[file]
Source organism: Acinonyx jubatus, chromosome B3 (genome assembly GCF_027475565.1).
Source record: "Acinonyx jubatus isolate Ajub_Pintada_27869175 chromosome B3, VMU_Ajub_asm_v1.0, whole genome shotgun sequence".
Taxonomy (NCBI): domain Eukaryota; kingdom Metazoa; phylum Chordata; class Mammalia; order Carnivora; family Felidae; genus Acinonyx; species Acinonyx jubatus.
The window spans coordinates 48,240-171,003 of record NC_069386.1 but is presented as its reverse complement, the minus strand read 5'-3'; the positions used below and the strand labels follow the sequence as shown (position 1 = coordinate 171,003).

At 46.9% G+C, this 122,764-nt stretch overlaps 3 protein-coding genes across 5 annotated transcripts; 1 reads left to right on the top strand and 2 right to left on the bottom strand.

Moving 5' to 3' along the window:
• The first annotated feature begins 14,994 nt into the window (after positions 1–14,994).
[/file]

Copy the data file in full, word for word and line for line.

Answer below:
Source organism: Acinonyx jubatus, chromosome B3 (genome assembly GCF_027475565.1).
Source record: "Acinonyx jubatus isolate Ajub_Pintada_27869175 chromosome B3, VMU_Ajub_asm_v1.0, whole genome shotgun sequence".
Taxonomy (NCBI): domain Eukaryota; kingdom Metazoa; phylum Chordata; class Mammalia; order Carnivora; family Felidae; genus Acinonyx; species Acinonyx jubatus.
The window spans coordinates 48,240-171,003 of record NC_069386.1 but is presented as its reverse complement, the minus strand read 5'-3'; the positions used below and the strand labels follow the sequence as shown (position 1 = coordinate 171,003).

At 46.9% G+C, this 122,764-nt stretch overlaps 3 protein-coding genes across 5 annotated transcripts; 1 reads left to right on the top strand and 2 right to left on the bottom strand.

Moving 5' to 3' along the window:
• The first annotated feature begins 14,994 nt into the window (after positions 1–14,994).